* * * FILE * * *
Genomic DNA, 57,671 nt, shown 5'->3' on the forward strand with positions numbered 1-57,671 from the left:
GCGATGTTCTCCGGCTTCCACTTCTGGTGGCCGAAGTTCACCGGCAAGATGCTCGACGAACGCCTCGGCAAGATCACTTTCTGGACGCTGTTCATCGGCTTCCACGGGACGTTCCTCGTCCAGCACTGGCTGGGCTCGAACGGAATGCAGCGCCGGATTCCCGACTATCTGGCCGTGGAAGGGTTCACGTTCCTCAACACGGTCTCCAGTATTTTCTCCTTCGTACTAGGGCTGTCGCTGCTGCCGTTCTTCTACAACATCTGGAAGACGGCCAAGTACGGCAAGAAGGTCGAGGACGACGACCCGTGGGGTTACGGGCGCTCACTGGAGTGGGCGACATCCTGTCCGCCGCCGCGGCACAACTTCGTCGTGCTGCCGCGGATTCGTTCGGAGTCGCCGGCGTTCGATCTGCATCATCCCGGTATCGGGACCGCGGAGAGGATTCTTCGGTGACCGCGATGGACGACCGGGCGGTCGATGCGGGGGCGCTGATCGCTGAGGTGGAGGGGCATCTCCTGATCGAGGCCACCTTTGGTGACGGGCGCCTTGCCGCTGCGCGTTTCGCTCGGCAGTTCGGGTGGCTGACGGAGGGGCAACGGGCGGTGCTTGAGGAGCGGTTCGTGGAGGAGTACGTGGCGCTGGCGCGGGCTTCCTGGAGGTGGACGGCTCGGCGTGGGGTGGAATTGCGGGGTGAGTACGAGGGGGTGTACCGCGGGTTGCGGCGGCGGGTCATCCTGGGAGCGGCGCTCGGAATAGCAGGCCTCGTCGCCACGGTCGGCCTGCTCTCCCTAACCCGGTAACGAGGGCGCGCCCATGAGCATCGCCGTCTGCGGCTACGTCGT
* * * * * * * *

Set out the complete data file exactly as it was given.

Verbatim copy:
Genomic DNA, 57,671 nt, shown 5'->3' on the forward strand with positions numbered 1-57,671 from the left:
GCGATGTTCTCCGGCTTCCACTTCTGGTGGCCGAAGTTCACCGGCAAGATGCTCGACGAACGCCTCGGCAAGATCACTTTCTGGACGCTGTTCATCGGCTTCCACGGGACGTTCCTCGTCCAGCACTGGCTGGGCTCGAACGGAATGCAGCGCCGGATTCCCGACTATCTGGCCGTGGAAGGGTTCACGTTCCTCAACACGGTCTCCAGTATTTTCTCCTTCGTACTAGGGCTGTCGCTGCTGCCGTTCTTCTACAACATCTGGAAGACGGCCAAGTACGGCAAGAAGGTCGAGGACGACGACCCGTGGGGTTACGGGCGCTCACTGGAGTGGGCGACATCCTGTCCGCCGCCGCGGCACAACTTCGTCGTGCTGCCGCGGATTCGTTCGGAGTCGCCGGCGTTCGATCTGCATCATCCCGGTATCGGGACCGCGGAGAGGATTCTTCGGTGACCGCGATGGACGACCGGGCGGTCGATGCGGGGGCGCTGATCGCTGAGGTGGAGGGGCATCTCCTGATCGAGGCCACCTTTGGTGACGGGCGCCTTGCCGCTGCGCGTTTCGCTCGGCAGTTCGGGTGGCTGACGGAGGGGCAACGGGCGGTGCTTGAGGAGCGGTTCGTGGAGGAGTACGTGGCGCTGGCGCGGGCTTCCTGGAGGTGGACGGCTCGGCGTGGGGTGGAATTGCGGGGTGAGTACGAGGGGGTGTACCGCGGGTTGCGGCGGCGGGTCATCCTGGGAGCGGCGCTCGGAATAGCAGGCCTCGTCGCCACGGTCGGCCTGCTCTCCCTAACCCGGTAACGAGGGCGCGCCCATGAGCATCGCCGTCTGCGGCTACGTCGT